It might also be difficult to establish the revenue pass-through mechanism as I have defined it, from a line item on customers’ bills through to a federal fund. However, fees for the Yucca Mountain nuclear waste repository are already collected through the Department of Energy and held by the Treasury, so perhaps a similar approach could be taken for a national Energy Trust Fund. FERC could also use the carrot-and-stick approach they’ve taken in the past with regional transmission operators (RTOs) and independent system operators (ISOs) to persuade utilities and state utility commissions to accommodate the national FiT. (For a detailed discussion of RTOs and ISOs, see “Why baseload power is doomed.”)

The definition of a “qualifying facility” under PURPA might need some modification to adopt a national FiT, but that’s well within FERC’s authority to do. Alternatively, there might be other ways FERC could implement it outside of PURPA.

Some recalcitrant utilities would no doubt object to the FiT program, since distributed renewable power cuts into their profit-making generation and transmission businesses. They could exert influence on their respective states to resist the collection of fees, or to refuse to participate in the FiT program. But utility customers could also lobby their local elected officials and utilities more effectively than they have been able to do in support of statewide mandates like renewable energy standards.

Fundamentally, I think the idea is sound. It would no doubt require a good deal of working over by legal eagles who understand the ins and outs of applicable regulatory statutes better than I do. But I’m reasonably confident that if there’s a will, there could be a way.


My thanks to Paul Gipe, Jennifer Gleason, Scott Thomasson, Elias Hinckley, and John Farrell for their expert contributions to this article.

Photo: Wind turbines in Wyoming (paleololigo/Flickr)

Solar thermal storage: A concrete cost breakthrough?

Solar energy power

By Nicholas Brown on 14 November 2012

Extract from
Researchers at the University of Arkansas have developed a solar energy storage system that stores the thermal energy (heat) absorbed by solar panels at a lower cost than conventional energy storage methods.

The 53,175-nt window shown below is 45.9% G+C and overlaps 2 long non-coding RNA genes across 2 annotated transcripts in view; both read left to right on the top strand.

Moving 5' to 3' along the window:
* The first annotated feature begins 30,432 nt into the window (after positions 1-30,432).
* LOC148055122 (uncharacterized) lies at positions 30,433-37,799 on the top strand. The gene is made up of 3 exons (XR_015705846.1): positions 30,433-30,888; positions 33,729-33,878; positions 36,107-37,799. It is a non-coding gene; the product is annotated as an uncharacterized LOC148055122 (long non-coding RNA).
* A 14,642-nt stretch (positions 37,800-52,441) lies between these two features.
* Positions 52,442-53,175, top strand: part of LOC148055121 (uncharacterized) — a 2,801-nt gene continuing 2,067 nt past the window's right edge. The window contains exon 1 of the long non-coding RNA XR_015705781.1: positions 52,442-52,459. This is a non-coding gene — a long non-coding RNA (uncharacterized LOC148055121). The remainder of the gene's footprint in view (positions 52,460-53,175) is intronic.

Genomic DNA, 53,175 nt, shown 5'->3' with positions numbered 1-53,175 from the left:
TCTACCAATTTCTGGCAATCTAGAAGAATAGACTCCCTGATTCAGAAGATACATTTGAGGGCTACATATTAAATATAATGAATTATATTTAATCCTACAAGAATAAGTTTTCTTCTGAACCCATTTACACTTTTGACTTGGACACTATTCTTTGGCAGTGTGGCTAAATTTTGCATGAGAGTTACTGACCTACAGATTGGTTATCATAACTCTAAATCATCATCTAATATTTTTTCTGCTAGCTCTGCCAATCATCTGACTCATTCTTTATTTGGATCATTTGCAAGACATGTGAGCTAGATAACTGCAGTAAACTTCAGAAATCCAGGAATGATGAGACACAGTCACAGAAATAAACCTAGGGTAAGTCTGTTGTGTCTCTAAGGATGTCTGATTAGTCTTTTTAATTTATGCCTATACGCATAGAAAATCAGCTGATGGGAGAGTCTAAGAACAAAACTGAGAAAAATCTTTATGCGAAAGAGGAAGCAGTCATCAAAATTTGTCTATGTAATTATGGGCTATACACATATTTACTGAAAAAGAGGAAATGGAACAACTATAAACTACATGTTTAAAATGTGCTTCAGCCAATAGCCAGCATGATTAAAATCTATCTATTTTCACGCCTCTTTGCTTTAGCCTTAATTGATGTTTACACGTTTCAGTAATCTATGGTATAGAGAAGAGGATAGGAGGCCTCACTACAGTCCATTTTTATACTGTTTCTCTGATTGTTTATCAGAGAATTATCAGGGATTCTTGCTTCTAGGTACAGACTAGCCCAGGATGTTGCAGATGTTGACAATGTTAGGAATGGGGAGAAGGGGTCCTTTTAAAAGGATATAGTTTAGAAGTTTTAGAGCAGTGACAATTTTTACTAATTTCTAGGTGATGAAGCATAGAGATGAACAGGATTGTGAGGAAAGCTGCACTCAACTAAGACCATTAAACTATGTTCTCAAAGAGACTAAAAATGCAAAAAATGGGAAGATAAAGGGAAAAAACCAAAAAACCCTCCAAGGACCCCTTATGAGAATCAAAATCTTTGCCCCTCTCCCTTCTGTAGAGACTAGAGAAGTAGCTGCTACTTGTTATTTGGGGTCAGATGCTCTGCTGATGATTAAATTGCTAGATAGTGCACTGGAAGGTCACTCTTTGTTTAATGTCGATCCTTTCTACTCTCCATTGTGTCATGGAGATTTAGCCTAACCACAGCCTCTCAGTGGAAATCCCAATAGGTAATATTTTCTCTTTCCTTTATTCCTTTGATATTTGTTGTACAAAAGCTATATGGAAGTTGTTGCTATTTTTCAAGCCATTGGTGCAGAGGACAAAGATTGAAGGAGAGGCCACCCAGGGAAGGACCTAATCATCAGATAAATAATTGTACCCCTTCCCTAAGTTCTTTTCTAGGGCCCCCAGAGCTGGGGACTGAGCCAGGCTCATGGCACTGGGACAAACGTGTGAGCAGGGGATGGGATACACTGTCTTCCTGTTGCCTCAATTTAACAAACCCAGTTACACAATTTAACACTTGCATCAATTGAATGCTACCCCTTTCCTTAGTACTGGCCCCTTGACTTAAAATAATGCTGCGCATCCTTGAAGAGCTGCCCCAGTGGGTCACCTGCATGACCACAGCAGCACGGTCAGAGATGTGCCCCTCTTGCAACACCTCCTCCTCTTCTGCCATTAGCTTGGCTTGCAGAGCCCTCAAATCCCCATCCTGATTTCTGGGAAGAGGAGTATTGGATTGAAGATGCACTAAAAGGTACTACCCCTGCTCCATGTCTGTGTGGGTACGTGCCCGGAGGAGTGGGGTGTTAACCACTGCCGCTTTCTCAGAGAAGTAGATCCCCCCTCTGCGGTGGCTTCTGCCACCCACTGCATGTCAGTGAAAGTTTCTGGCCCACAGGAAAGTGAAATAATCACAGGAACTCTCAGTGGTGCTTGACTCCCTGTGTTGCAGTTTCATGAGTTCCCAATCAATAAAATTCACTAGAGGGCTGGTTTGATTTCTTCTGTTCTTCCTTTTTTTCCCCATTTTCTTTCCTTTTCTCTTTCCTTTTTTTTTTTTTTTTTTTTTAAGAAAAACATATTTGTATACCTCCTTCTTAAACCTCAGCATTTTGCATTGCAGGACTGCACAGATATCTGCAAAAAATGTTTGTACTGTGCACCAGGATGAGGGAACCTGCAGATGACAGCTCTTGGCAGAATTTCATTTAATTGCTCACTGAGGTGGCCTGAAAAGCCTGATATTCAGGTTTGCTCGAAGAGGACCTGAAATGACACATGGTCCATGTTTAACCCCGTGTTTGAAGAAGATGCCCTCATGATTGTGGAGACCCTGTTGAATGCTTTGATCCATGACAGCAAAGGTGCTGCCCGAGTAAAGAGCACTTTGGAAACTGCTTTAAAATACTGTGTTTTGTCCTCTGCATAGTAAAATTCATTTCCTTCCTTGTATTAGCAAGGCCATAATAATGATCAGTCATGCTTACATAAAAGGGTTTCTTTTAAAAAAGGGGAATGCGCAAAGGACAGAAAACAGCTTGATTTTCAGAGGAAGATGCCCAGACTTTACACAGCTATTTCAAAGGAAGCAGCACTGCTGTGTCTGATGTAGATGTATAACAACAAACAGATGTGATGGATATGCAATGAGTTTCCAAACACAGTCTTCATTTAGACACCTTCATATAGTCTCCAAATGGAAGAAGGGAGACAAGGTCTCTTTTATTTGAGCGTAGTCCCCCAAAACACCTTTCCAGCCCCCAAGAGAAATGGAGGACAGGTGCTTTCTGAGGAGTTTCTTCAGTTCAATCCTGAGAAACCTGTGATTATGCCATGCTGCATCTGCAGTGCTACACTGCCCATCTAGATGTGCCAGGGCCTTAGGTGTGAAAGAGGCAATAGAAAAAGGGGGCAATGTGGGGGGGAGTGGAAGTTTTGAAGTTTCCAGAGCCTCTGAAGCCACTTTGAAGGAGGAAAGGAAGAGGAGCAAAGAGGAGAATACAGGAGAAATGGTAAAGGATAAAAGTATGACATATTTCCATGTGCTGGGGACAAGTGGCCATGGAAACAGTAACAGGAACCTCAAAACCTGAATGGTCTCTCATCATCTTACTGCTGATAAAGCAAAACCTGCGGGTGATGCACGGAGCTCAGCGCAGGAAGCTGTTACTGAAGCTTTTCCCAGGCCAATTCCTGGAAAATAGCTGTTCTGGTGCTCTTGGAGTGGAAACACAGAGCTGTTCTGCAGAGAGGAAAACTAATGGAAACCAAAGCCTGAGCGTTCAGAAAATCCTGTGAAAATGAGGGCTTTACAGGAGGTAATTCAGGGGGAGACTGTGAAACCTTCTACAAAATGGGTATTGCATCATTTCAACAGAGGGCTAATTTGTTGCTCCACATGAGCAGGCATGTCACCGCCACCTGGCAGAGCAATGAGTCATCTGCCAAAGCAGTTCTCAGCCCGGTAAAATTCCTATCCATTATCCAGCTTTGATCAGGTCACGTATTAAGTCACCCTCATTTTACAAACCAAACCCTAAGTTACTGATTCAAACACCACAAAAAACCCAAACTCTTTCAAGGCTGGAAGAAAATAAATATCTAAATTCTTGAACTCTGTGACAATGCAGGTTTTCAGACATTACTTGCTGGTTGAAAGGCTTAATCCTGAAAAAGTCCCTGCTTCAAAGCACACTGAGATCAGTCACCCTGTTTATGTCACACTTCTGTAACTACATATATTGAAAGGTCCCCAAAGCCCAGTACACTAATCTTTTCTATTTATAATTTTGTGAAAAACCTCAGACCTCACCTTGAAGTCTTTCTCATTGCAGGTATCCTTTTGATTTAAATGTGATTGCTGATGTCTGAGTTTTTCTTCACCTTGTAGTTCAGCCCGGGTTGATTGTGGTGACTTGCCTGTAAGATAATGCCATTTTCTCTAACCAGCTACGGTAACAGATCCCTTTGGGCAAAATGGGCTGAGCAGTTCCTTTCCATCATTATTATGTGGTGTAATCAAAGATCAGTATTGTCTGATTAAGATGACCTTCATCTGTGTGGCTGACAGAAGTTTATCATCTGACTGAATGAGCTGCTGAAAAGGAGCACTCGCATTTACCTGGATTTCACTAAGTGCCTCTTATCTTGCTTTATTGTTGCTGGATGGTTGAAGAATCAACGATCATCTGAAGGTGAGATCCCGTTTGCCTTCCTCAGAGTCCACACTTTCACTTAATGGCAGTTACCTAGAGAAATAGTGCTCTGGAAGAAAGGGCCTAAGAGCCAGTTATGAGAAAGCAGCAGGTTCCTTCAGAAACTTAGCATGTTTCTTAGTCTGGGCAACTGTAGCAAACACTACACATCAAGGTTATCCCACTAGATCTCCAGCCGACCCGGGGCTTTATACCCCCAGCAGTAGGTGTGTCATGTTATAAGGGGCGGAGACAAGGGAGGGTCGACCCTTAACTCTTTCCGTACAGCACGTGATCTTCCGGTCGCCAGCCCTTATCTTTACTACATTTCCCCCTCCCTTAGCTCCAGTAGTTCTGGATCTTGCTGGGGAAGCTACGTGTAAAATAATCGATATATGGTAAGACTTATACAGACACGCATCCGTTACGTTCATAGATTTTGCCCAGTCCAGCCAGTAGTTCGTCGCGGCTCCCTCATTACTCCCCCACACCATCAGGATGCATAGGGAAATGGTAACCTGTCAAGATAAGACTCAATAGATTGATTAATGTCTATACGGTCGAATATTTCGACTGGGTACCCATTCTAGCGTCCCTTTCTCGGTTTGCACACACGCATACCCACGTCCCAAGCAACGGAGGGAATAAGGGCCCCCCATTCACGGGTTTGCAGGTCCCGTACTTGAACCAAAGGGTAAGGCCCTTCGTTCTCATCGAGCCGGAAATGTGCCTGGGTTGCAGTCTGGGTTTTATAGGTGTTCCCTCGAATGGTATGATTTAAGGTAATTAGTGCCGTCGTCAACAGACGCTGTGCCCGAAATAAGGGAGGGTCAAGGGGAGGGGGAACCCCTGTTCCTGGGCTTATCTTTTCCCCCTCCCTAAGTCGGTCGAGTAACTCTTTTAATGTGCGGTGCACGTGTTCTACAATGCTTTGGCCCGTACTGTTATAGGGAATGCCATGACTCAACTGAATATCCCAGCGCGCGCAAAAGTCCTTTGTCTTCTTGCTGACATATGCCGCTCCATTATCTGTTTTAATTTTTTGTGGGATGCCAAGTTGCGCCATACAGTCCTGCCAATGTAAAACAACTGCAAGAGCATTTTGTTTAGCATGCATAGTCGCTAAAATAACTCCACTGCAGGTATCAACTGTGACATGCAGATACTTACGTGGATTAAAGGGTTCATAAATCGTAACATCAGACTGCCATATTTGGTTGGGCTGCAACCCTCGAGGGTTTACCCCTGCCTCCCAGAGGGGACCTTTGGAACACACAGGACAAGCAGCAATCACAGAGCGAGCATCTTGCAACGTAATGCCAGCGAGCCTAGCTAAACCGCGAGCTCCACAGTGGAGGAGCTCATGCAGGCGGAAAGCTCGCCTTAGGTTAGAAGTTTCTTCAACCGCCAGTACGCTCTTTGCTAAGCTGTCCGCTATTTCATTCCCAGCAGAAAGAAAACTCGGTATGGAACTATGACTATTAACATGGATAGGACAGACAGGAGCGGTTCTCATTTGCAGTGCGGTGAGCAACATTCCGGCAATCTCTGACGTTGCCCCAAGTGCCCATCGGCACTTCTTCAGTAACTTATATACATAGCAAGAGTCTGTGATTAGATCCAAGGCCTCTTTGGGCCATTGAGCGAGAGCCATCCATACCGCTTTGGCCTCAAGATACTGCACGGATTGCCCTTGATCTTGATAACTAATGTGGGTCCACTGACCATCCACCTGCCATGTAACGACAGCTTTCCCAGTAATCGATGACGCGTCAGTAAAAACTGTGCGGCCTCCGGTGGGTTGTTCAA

The most common conventional methods for such a system involves storing the heat absorbed by solar thermal power plants in tanks of molten salt or in beds of packed rock or oils. This is, in general, thermal energy storage.
Beds of packed rock are currently the cheapest and most efficient type of thermal energy storage, and they do work, but, as is the case with everything, there is room for improvement.
Beds of packed rock expand and contract as their temperature rises and falls, respectively. This was called “thermal ratcheting,” which stresses the walls of storage tanks because the rocks expand beyond their normal size (the size they were when they were fitted into the tank) — similar to how ice expands and can break glass in your freezer or pipes in winter.
“The most efficient, conventional method of storing energy from solar collectors satisfies the US Department of Energy’s goal for system efficiency,” said Panneer Selvam, professor of civil engineering. “But there are problems associated with this method. Filler material used in the conventional method stresses and degrades the walls of storage tanks. This creates inefficiencies that aren’t calculated and, more importantly, could lead to catastrophic rupture of a tank.”
The New Method
The new method from the University of Arkansas researchers is a structured thermocline system in which there are parallel plates of concrete with steel pipes running through them. The steel pipes transfer heat absorbed by solar panels into the concrete, which stores it until it is needed to boil water and produce steam (which is usually the case), or supply heat to other heat-powered generators such as Stirling engines or thermoelectric modules.
This thermocline concept survived temperatures up to 600 degrees Celsius (1,112 degrees Fahrenheit) and absorbed heat at an efficiency of 93.9%.
It has an impressively low cost of $0.78 per kWh, far less than the U.S Department of Energy’s goal of $15 per kWh.
To give you a better idea of how this compares to batteries: Lead-acid batteries cost upwards of $25 per kWh, lithium-ion batteries cost $50 to $100 per kWh. Lithium-ion batteries can last 4 times longer than lead-acid batteries depending on the type and usage.
So, this should lead to further growth of the solar industry, which thoroughly benefits from reduced energy storage costs. Solar market penetration can be very high when using energy storage.
This article was originally published on CleanTechnica. Reproduced with permission.

Australian wind energy setback: Tracing the origins of the 2km rule

By Oilver Wagg on 14 November 2012

Extract from:
As the wind industry supplies more and more of Australia’s energy needs, the anti-wind farm lobby is gathering strength, buoyed by Liberal-National Coalition governments and a couple of crusading independent senators.
Wind energy proponents argue the decision to impose a minimum 2km distance between wind turbines and residences – a key plank of the Victorian government’s planning regulations and, at this stage, a proposal by the New South Wales government – is based on twisted logic and flawed research into the negative health impacts of wind turbines.
Some go further, accusing the Coalition Victorian government of pandering to vested interests, and questioning the government’s reluctance to explain the reasoning behind the new planning regime – a regime that has, thus far, killed off any new wind developments in the state.